Receiving a diagnosis of cancer in your pet can be devastating. You are not alone – our team of compassionate professionals is here to walk you through the process from diagnosis to treatment to remission. Cancer treatments for pets have advanced over the years to meet human medicine standards, and our specialty pet hospital offers cutting-edge procedures like CyberKnife to treat cancer while giving your pet the highest quality of life possible.
Depending on your pet’s diagnosis, we offer a range of treatments to target their cancer. Some treatments are aggressive, while others may be more palliative and seek to control symptoms associated with a tumor and improve quality of life. The type of therapy prescribed for your pet will ultimately depend on tumor location and your goals for treatment.
One option your pet’s oncologist may recommend is radiation therapy. Radiation therapy, which uses high-energy beams of radiation directed at tumors, is used to treat solid cancers in the body. This may include tumors of the skin, nose, brain, mouth, bones and gastrointestinal system.
Our radiation oncology team uses imaging like CT and MRI as well as advanced technology like a linear accelerator, which produces and focuses a beam of radiation precisely where the tumor is located.
IMRT is a new technology that delivers radiation more precisely to the tumor while relatively sparing the surrounding normal tissues, essentially “painting” doses of radiation to a tumor. IMRT has wide application in most aspects of radiation oncology for pets because of its ability to create multiple targets and avoid critical structures like healthy tissue.
By delivering radiation with greater precision, IMRT has been shown to minimize acute treatment-related side effects, making it possible to increase the therapeutic dose and ultimately improve local tumor control. IMRT has shown great promise in veterinary medicine, specifically for nasal and urogenital tumors.
Most IMRT protocols are fractionated, meaning that the total dose is broken up into multiple fractions, or treatments. The number of treatments can vary from four to 20 in some cases. These treatments may be administered daily or once weekly for up to four weeks.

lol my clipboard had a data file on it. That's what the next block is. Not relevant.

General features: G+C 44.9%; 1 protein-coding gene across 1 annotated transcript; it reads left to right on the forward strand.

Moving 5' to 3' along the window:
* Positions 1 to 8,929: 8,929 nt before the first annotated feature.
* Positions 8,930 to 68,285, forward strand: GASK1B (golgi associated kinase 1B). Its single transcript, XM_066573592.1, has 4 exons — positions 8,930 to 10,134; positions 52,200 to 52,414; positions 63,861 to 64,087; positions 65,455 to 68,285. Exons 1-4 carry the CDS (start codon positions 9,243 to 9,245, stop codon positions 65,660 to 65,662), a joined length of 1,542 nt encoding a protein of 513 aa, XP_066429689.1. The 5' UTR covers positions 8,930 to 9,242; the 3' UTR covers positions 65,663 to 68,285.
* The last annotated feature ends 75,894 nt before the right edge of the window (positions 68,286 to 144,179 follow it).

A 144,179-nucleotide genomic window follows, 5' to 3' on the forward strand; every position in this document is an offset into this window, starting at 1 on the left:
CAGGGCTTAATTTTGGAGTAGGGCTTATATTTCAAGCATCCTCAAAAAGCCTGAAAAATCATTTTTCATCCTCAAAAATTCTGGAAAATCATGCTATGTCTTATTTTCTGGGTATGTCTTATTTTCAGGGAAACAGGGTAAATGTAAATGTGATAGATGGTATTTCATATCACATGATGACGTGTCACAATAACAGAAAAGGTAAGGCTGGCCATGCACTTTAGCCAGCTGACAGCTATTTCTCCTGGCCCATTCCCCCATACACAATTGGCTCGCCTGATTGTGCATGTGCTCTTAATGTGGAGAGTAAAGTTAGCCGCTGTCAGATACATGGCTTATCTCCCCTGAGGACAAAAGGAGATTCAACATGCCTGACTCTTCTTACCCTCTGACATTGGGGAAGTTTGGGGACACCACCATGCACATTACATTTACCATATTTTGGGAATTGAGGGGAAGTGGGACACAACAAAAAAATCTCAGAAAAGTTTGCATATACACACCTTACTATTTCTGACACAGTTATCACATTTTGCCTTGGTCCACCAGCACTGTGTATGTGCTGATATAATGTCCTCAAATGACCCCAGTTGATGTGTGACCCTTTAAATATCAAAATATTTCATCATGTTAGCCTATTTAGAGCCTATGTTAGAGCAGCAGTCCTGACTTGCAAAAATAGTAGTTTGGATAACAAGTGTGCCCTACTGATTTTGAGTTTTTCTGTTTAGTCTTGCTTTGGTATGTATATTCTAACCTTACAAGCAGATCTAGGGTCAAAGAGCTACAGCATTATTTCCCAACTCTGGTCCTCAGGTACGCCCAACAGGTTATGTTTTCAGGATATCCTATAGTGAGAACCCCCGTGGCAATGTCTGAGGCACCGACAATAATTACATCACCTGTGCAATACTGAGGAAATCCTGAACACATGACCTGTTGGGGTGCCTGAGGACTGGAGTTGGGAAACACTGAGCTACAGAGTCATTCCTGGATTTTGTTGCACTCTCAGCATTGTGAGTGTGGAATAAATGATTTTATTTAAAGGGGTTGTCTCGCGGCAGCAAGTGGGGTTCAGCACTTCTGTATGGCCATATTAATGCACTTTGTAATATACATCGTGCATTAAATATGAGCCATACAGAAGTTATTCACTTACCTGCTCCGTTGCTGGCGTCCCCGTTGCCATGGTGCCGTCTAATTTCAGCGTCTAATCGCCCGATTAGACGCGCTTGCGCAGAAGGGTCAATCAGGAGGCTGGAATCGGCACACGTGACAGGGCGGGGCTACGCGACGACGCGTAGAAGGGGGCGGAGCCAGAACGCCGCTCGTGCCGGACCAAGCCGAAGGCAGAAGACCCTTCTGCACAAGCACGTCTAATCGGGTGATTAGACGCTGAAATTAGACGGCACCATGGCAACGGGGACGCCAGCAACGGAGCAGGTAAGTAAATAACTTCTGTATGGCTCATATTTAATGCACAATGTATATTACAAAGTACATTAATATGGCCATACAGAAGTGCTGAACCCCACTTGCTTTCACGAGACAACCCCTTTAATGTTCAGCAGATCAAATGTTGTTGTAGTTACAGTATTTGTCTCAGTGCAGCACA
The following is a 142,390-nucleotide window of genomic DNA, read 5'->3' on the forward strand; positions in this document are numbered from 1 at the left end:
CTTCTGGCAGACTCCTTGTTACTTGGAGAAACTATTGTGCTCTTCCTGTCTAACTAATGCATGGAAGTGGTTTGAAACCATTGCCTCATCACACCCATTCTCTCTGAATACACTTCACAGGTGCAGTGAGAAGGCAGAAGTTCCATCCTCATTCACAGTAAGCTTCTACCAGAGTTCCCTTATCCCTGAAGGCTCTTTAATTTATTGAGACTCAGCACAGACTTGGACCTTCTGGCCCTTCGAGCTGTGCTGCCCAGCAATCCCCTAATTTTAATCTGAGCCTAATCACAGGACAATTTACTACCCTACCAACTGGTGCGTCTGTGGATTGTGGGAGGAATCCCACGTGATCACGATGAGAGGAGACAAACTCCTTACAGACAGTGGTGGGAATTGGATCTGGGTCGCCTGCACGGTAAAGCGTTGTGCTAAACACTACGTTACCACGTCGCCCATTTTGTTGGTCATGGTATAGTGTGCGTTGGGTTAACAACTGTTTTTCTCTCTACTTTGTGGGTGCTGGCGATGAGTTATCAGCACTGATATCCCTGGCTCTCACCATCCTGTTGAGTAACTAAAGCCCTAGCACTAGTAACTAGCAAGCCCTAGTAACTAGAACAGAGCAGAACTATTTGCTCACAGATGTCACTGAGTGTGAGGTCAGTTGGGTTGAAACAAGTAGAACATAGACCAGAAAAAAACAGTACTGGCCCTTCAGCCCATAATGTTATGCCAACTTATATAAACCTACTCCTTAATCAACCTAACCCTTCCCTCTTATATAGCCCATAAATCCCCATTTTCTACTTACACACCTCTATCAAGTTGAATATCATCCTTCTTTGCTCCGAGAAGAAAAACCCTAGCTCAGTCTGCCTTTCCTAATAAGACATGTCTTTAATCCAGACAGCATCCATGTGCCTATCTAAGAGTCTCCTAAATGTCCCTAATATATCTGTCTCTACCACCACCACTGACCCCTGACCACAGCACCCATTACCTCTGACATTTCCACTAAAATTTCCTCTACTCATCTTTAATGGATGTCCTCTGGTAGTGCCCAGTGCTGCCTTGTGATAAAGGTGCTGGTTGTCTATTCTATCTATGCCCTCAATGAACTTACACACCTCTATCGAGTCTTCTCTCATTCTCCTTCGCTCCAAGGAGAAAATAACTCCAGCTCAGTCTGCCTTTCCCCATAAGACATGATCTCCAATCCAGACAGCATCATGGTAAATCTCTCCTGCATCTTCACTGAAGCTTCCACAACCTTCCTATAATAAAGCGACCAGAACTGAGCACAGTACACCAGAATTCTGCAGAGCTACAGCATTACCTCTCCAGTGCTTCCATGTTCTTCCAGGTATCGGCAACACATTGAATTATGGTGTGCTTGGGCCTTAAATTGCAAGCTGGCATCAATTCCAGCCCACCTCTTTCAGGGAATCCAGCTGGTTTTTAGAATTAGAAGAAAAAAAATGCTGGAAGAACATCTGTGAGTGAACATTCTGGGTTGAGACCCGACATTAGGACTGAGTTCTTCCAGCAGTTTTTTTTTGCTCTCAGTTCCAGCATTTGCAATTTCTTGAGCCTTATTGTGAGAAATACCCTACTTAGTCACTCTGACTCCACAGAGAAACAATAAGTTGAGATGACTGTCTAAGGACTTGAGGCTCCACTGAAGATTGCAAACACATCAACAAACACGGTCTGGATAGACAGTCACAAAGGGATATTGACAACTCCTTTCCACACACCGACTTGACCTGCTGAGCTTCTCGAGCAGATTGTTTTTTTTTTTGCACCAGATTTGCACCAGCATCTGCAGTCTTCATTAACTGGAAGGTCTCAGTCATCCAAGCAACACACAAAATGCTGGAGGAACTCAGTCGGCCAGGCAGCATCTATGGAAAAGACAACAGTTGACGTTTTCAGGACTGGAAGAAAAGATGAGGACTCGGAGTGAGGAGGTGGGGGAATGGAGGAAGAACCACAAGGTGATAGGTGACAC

SRT is a noninvasive way to deliver radiation to tumors with submillimeter accuracy. This allows us to treat cancer in pets with greater precision than traditional linear accelerators and IMRT machines. However, only certain cancer types are appropriate for treatment with the CyberKnife.
Our hospital uses a type of stereotactic radiation unit known as CyberKnife, which utilizes a robotic arm to deliver the entire therapeutic dose to a patient in one to three treatments, compared to conventional radiation therapy, which can employ up to 20 treatments. Surrounding normal healthy tissues receive little to no radiation, thus making radiation side effects minimal to absent.
CyberKnife treatment for pets is a noninvasive form of radiation therapy. The robotic arm allows movement around the patient to target a tumor and spare normal surrounding tissue. This allows the treatment to be delivered in a shorter time and decreases side effects to an almost unrecognizable level.
CyberKnife technology also allows us to treat tumors, such as lung or liver tumors, that haven’t historically been treated with radiation. The result is a more precise treatment, a significantly reduced number of anesthetic episodes, fewer visits to the hospital and a better quality of life for your pet.
Below are some of the most common questions regarding radiation oncology treatments for pets. We’re here to help answer questions and address any concerns you may have about your pet’s well-being, so if your question isn’t answered here, please don’t hesitate to call us at 844.738.2927 or ask during your appointment.
Most pets will require advanced imaging, such as computed tomography (CT) or magnetic resonance imaging (MRI), to allow radiation to be targeted specifically to the tumor while avoiding the healthy tissue around it.
Typically, our radiation oncologists will create a unique 3D plan using proprietary 3D treatment planning software and your pet’s CT or MRI images. Not all pets will require a 3D treatment plan – it largely depends on their specific tumor and anatomy. Our team will discuss if your pet needs a 3D treatment plan during your initial consultation.
Conventional radiation and CyberKnife treatment provide a pain-free, non-surgical option for patients with inoperable or surgically complex tumors. The procedure is non-invasive, meaning no incision or cutting occurs and no recovery time is required.